AT+CGPS=1 will turn on the GPS.

From there, AT+CGPSINFO will print the location data. If I do AT+CGPSINFO=<1-255>, the HAT will send the location data to the buffer once every x seconds depending on the number. If I don't read the buffer, more lines will continue to stack. If I send another command, the HAT will execute that command but will also dump all of the data in the buffer to a print command. This was pretty confusing until I figured it out.

The AT+CGPSNMEA command documentation (Page 375-376) shows the data I'm looking to get to and there's also an AT+CGPSINFOCFG command with the same NMEA bit legend (page 382-383). As I've been writing this I've been reading more and poking some more and I think I found an important clue.

Page 384 has the AT+CGPSMD command, but more importantly the documentation has a similar bit legend as the NMEA command. At the bottom there's a line of text that says "Example, support standalone, UP MS-based and UP MS-assisted, set Binary value 0000 0111, is 7."

I wasn't thinking in Binary because the numbers were either much larger than the octets I'm used to and the examples were reduced by one. Thinking in binary, I wrote out the sequence (in reverse, obviously)

1, 2, 4, 8, 16, 32, 64, 128, 256, 512, 1024, 2048, 4096, 8192, 16384, 32768, 65536, 131072, 262144

The range for the NMEA command is 0 to 262143. This is one below the 262144 which likely means the binary sequence would be 0's with 18 1's at the end. The number of 0's would depend on whatever the bit length is. Probably 64 bits. One of their "example" lines is "AT+CGPSNMEA=200191" which doesn't really fit unless that sequence activates multiple bits at once.


Still poking, but if anyone has experience with this I would greatly appreciate the input.

ame
Posts: 8921
Joined: Sat Aug 18, 2012 1:21 am
Location: New Zealand

Re: Commanding SIM7600 GPS Hat for Specific NMEA Data

Sat Feb 24, 2024 1:59 am

It looks like the commands are setting or clearing a bunch of bits, but that the argument is decimal. If you want to be a l33t hAxoRz then you need to understand binary.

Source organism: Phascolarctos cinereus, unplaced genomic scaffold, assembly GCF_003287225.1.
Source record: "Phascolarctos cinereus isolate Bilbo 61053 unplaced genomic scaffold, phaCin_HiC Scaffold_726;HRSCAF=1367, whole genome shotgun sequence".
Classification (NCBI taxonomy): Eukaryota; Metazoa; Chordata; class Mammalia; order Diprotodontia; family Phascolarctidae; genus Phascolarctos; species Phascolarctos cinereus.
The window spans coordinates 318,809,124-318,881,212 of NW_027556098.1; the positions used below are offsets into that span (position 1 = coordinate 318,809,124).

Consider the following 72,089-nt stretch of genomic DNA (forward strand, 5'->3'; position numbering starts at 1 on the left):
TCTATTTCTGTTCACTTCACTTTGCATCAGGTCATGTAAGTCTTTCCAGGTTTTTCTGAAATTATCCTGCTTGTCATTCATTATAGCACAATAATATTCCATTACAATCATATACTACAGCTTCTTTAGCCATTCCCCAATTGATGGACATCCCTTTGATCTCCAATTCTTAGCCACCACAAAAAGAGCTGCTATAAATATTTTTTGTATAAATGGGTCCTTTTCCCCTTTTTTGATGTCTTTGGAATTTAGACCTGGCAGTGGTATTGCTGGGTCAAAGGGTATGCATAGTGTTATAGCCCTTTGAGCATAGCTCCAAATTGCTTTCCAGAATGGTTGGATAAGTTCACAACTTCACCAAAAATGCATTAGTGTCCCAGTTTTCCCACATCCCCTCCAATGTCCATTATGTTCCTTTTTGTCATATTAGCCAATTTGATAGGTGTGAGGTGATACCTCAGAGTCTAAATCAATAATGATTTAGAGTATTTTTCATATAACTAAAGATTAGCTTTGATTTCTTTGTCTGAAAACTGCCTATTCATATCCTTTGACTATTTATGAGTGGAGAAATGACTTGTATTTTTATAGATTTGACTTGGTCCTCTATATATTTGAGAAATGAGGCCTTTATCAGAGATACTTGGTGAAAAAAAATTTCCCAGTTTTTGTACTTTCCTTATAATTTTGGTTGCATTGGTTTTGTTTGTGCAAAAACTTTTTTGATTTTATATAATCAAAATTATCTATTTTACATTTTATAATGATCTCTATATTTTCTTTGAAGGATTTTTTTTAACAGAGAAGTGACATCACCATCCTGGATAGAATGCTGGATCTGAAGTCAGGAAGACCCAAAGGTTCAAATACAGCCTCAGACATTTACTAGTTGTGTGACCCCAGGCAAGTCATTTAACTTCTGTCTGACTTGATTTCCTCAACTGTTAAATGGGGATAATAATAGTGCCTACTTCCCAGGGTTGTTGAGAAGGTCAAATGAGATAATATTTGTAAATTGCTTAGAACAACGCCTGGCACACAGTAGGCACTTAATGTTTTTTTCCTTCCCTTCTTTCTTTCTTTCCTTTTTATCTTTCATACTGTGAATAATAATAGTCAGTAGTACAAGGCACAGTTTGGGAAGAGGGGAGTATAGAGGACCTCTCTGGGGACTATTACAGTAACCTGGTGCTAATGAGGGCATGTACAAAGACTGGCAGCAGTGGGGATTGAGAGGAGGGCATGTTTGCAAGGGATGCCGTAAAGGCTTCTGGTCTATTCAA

Here's a conversion tool, with a good explanation:

https://www.binaryhexconverter.com/deci ... -converter

But since you are doing all this on a computer then you don't need to worry. Internally the numbers will be stored as binary, it's just the representation of the number that changes.

Your parameter 200191 in decimal is 0011 0000 1101 1111 1111 in binary. You can see which bits are on and off, and the documentation will tell you what these bits do.

Similarly, if you want to turn things on and off then figure out the binary number and convert to decimal. You'll do it the hard way until it clicks with you then it will be effortless.
Oh no, not again.

MadDokK
Posts: 7
Joined: Thu Feb 22, 2024 5:21 pm

Re: Commanding SIM7600 GPS Hat for Specific NMEA Data

Sat Feb 24, 2024 3:16 pm

ame wrote:
Sat Feb 24, 2024 1:59 am
It looks like the commands are setting or clearing a bunch of bits, but that the argument is decimal. If you want to be a l33t hAxoRz then you need to understand binary.
One of the frustrating things about this was my email to simcom. I explained what I was trying to do, pointed out what they said in their documentation, what they left out that I needed, and why I was confused. They replied in an email with the documentation I just said was inadequate. I've seen this behavior crop up more frequently with people replying with something that shows they didn't fully read the situation. Unfortunately I've also been guilty of this. Thank you for spending some time on this problem. I hope to have it cracked soon.
MadDokK wrote:
Sat Feb 24, 2024 1:47 am
I wasn't thinking in Binary because the numbers were either much larger than the octets I'm used to and the examples were reduced by one. Thinking in binary, I wrote out the sequence (in reverse, obviously)

1, 2, 4, 8, 16, 32, 64, 128, 256, 512, 1024, 2048, 4096, 8192, 16384, 32768, 65536, 131072, 262144

The range for the NMEA command is 0 to 262143. This is one below the 262144 which likely means the binary sequence would be 0's with 18 1's at the end. The number of 0's would depend on whatever the bit length is. Probably 64 bits. One of their "example" lines is "AT+CGPSNMEA=200191" which doesn't really fit unless that sequence activates multiple bits at once.
I believe I demonstrated that I fully understand binary. I'm used to converting binary octets for sub-netting which is why I missed 262143 being an important clue as it's much larger than the 1,2,4,8,16,32,64,128 values I'm used to. I said that 200191 doesn't really fit unless that sequence activates multiple bits at once, a point you reiterated. I don't believe this to be the case.

Page 376 has the NMEA bit legend and at the bottom includes an important note. "Set the desired NMEA sentence bit(s). If multiple NMEA sentence formats are desired, "OR" the desired bits together."

I'm going to disregard that part of the documentation and follow my initial assumption where the "sequence activates multiple bits at once."

I've never dived into the raw GPS data before, but typing this I made a connection I missed. Each bit has a five character string of letters that corresponds with it. I've seen some of these in the buffer, but the data didn't seem to correspond with what I was looking for so I missed the connection. One of my major problems was also that in my trials I used ten seconds as the rate to fill the buffer with the data. It takes at least 30 seconds for all of the data to be sent so I set it for one minute which yielded better results.

Okay. I want bits 2, 6, 10, and 17.

1, 2, 4, 8, 16, 32, 64, 128, 256, 512, 1024, 2048, 4096, 8192, 16384, 32768, 65536, 131072, 262144